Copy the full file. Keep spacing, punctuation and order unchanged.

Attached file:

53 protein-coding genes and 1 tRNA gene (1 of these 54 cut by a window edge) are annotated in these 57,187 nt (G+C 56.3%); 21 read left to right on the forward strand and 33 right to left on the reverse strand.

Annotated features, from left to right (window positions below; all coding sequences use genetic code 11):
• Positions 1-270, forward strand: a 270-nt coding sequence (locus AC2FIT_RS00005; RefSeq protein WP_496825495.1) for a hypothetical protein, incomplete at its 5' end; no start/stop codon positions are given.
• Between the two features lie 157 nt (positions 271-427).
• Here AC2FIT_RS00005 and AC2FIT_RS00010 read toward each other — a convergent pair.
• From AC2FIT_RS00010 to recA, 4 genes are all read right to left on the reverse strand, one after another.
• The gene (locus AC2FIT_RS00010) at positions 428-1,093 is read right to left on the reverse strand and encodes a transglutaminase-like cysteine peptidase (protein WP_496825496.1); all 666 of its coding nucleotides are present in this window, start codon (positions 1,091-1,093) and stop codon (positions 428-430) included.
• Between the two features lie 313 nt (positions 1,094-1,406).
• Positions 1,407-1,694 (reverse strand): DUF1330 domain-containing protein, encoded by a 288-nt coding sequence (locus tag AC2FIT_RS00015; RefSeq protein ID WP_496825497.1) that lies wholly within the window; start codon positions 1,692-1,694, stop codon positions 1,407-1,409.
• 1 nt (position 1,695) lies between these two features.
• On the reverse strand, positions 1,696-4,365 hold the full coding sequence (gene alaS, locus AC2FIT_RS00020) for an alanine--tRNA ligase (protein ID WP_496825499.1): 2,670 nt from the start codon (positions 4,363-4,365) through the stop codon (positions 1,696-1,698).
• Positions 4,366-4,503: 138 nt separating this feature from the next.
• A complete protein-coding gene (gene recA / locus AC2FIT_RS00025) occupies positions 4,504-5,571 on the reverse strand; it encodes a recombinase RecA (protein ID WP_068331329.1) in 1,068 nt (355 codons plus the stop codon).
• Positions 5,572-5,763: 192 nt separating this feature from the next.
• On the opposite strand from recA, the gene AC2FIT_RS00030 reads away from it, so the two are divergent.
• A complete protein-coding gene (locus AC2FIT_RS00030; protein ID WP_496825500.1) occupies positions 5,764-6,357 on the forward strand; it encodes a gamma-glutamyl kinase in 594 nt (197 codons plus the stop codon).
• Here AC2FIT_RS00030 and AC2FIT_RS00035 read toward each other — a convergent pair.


53 protein-coding genes and 1 tRNA gene (1 of these 54 cut by a window edge) are annotated in these 57,187 nt (G+C 56.3%); 21 read left to right on the forward strand and 33 right to left on the reverse strand.

Annotated features, from left to right (window positions below; all coding sequences use genetic code 11):
• Positions 1-270, forward strand: a 270-nt coding sequence (locus AC2FIT_RS00005; RefSeq protein WP_496825495.1) for a hypothetical protein, incomplete at its 5' end; no start/stop codon positions are given.
• Between the two features lie 157 nt (positions 271-427).
• Here AC2FIT_RS00005 and AC2FIT_RS00010 read toward each other — a convergent pair.
• From AC2FIT_RS00010 to recA, 4 genes are all read right to left on the reverse strand, one after another.
• The gene (locus AC2FIT_RS00010) at positions 428-1,093 is read right to left on the reverse strand and encodes a transglutaminase-like cysteine peptidase (protein WP_496825496.1); all 666 of its coding nucleotides are present in this window, start codon (positions 1,091-1,093) and stop codon (positions 428-430) included.
• Between the two features lie 313 nt (positions 1,094-1,406).
• Positions 1,407-1,694 (reverse strand): DUF1330 domain-containing protein, encoded by a 288-nt coding sequence (locus tag AC2FIT_RS00015; RefSeq protein ID WP_496825497.1) that lies wholly within the window; start codon positions 1,692-1,694, stop codon positions 1,407-1,409.
• 1 nt (position 1,695) lies between these two features.
• On the reverse strand, positions 1,696-4,365 hold the full coding sequence (gene alaS, locus AC2FIT_RS00020) for an alanine--tRNA ligase (protein ID WP_496825499.1): 2,670 nt from the start codon (positions 4,363-4,365) through the stop codon (positions 1,696-1,698).
• Positions 4,366-4,503: 138 nt separating this feature from the next.
• A complete protein-coding gene (gene recA / locus AC2FIT_RS00025) occupies positions 4,504-5,571 on the reverse strand; it encodes a recombinase RecA (protein ID WP_068331329.1) in 1,068 nt (355 codons plus the stop codon).
• Positions 5,572-5,763: 192 nt separating this feature from the next.
• On the opposite strand from recA, the gene AC2FIT_RS00030 reads away from it, so the two are divergent.
• A complete protein-coding gene (locus AC2FIT_RS00030; protein ID WP_496825500.1) occupies positions 5,764-6,357 on the forward strand; it encodes a gamma-glutamyl kinase in 594 nt (197 codons plus the stop codon).
• Here AC2FIT_RS00030 and AC2FIT_RS00035 read toward each other — a convergent pair.